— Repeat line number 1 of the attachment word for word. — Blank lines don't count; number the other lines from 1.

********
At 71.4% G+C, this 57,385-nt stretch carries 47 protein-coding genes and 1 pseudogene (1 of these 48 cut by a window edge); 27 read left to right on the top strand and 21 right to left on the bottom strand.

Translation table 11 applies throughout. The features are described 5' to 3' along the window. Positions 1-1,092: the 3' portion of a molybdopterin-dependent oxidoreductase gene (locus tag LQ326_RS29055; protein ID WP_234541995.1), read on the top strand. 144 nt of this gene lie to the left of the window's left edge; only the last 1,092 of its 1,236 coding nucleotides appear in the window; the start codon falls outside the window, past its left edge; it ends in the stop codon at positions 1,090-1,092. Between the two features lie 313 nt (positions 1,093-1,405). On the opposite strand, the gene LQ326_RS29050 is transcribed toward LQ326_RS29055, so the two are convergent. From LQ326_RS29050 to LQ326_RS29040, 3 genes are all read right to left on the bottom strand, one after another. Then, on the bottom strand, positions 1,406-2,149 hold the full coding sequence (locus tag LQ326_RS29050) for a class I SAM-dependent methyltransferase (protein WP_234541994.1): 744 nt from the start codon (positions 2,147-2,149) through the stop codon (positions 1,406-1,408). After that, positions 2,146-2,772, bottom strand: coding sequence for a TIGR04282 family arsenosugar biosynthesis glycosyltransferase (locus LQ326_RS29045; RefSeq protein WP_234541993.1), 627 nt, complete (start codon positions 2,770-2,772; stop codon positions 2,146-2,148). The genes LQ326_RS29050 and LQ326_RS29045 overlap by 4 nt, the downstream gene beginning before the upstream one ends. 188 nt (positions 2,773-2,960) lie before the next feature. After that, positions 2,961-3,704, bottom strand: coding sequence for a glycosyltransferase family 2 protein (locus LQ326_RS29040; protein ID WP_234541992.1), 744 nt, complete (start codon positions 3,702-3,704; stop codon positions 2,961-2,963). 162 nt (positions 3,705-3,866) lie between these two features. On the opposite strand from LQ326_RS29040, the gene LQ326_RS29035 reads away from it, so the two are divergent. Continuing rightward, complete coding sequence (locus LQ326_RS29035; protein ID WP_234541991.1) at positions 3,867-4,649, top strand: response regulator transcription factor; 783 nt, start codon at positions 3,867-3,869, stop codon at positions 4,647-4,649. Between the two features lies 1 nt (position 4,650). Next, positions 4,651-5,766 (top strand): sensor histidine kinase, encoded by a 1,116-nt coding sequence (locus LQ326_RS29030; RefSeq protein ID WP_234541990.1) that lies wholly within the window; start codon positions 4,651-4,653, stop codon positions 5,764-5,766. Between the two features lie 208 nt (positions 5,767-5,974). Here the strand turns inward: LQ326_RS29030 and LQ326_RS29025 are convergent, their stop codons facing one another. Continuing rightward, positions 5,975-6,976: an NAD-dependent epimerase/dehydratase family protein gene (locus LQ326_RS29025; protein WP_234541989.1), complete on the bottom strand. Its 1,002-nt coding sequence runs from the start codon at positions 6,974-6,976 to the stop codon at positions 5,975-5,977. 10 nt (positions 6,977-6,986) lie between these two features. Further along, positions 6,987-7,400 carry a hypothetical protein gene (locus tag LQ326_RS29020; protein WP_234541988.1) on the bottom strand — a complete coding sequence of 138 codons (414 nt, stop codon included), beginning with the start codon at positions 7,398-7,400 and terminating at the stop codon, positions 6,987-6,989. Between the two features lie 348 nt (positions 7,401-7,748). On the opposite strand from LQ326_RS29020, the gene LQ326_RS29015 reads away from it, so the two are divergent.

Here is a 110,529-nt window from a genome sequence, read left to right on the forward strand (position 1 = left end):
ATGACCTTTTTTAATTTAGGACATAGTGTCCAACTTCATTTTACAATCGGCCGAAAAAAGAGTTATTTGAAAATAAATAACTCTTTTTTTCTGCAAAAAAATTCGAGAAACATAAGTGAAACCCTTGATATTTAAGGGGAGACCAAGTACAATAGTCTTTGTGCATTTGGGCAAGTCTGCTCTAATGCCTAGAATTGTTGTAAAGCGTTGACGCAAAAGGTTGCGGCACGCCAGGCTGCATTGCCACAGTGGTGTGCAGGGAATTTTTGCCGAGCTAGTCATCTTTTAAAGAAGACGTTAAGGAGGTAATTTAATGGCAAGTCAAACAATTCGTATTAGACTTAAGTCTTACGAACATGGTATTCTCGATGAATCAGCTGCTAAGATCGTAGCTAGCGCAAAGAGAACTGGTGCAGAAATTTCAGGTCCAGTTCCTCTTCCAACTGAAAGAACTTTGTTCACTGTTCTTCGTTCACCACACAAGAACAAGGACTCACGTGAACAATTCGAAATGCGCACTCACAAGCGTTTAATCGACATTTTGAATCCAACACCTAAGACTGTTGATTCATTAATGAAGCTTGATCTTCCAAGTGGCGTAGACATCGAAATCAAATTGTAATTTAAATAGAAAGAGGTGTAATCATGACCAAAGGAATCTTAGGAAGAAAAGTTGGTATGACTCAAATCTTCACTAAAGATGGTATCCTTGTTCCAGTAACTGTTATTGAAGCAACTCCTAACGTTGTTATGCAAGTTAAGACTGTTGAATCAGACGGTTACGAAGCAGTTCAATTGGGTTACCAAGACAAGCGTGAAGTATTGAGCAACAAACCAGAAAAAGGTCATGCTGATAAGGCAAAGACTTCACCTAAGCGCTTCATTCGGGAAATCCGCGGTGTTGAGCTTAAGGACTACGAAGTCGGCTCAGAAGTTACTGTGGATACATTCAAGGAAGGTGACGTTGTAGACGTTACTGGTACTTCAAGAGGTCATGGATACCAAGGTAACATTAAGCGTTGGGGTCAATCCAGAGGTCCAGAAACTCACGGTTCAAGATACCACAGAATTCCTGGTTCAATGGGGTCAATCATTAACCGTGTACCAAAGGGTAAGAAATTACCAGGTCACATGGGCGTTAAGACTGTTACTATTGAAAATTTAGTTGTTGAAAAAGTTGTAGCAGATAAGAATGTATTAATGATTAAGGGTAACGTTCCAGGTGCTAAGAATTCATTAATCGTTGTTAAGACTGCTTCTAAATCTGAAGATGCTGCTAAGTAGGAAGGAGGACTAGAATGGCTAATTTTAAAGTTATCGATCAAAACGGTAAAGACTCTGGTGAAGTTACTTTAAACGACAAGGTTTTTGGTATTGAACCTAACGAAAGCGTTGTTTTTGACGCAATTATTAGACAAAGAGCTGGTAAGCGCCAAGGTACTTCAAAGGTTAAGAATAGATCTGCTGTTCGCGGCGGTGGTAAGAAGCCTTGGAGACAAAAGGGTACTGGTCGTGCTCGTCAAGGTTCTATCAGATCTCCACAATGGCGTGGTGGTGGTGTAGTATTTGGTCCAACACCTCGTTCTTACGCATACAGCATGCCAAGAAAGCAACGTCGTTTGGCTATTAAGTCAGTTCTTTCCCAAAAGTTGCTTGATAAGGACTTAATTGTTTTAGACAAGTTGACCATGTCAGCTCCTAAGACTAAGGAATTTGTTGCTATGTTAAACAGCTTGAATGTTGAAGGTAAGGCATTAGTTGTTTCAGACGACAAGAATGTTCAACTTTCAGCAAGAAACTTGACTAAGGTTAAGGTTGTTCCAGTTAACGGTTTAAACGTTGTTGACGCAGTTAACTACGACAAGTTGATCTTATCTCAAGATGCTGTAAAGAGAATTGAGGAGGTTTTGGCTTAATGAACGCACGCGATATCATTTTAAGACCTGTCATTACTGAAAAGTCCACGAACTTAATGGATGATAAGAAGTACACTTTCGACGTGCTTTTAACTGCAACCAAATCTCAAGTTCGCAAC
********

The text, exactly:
At 71.4% G+C, this 57,385-nt stretch carries 47 protein-coding genes and 1 pseudogene (1 of these 48 cut by a window edge); 27 read left to right on the top strand and 21 right to left on the bottom strand.